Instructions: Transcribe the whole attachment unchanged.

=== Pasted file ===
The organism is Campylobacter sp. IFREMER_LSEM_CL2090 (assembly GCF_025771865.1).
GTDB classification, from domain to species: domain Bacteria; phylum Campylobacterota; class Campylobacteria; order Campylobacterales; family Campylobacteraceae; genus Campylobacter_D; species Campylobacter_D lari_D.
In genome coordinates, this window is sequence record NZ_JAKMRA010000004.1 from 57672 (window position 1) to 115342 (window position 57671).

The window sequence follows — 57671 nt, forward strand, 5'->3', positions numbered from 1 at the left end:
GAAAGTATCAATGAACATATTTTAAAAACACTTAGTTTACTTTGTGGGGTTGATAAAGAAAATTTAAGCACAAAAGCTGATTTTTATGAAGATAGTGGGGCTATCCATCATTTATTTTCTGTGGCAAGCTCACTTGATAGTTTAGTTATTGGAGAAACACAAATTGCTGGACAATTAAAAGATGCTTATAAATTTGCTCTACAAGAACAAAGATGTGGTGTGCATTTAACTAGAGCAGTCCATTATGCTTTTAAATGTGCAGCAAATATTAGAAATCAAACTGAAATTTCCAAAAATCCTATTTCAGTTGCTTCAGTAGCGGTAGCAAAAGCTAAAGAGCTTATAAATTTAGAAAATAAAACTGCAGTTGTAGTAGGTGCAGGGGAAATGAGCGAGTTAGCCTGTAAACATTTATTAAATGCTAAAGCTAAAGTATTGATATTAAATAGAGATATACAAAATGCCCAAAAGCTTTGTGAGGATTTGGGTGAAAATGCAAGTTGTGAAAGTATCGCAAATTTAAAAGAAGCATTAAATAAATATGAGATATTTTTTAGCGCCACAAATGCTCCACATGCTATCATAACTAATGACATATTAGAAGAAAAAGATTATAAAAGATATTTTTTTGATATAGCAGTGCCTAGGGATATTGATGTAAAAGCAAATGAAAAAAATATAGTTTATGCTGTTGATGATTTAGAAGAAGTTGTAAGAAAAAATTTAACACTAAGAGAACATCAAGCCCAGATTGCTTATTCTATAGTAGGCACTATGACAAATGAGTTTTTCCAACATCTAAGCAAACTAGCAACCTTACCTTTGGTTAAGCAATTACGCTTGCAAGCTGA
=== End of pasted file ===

The organism is Campylobacter sp. IFREMER_LSEM_CL2090 (assembly GCF_025771865.1).
GTDB classification, from domain to species: domain Bacteria; phylum Campylobacterota; class Campylobacteria; order Campylobacterales; family Campylobacteraceae; genus Campylobacter_D; species Campylobacter_D lari_D.
In genome coordinates, this window is sequence record NZ_JAKMRA010000004.1 from 57672 (window position 1) to 115342 (window position 57671).

The window sequence follows — 57671 nt, forward strand, 5'->3', positions numbered from 1 at the left end:
GAAAGTATCAATGAACATATTTTAAAAACACTTAGTTTACTTTGTGGGGTTGATAAAGAAAATTTAAGCACAAAAGCTGATTTTTATGAAGATAGTGGGGCTATCCATCATTTATTTTCTGTGGCAAGCTCACTTGATAGTTTAGTTATTGGAGAAACACAAATTGCTGGACAATTAAAAGATGCTTATAAATTTGCTCTACAAGAACAAAGATGTGGTGTGCATTTAACTAGAGCAGTCCATTATGCTTTTAAATGTGCAGCAAATATTAGAAATCAAACTGAAATTTCCAAAAATCCTATTTCAGTTGCTTCAGTAGCGGTAGCAAAAGCTAAAGAGCTTATAAATTTAGAAAATAAAACTGCAGTTGTAGTAGGTGCAGGGGAAATGAGCGAGTTAGCCTGTAAACATTTATTAAATGCTAAAGCTAAAGTATTGATATTAAATAGAGATATACAAAATGCCCAAAAGCTTTGTGAGGATTTGGGTGAAAATGCAAGTTGTGAAAGTATCGCAAATTTAAAAGAAGCATTAAATAAATATGAGATATTTTTTAGCGCCACAAATGCTCCACATGCTATCATAACTAATGACATATTAGAAGAAAAAGATTATAAAAGATATTTTTTTGATATAGCAGTGCCTAGGGATATTGATGTAAAAGCAAATGAAAAAAATATAGTTTATGCTGTTGATGATTTAGAAGAAGTTGTAAGAAAAAATTTAACACTAAGAGAACATCAAGCCCAGATTGCTTATTCTATAGTAGGCACTATGACAAATGAGTTTTTCCAACATCTAAGCAAACTAGCAACCTTACCTTTGGTTAAGCAATTACGCTTGCAAGCTGA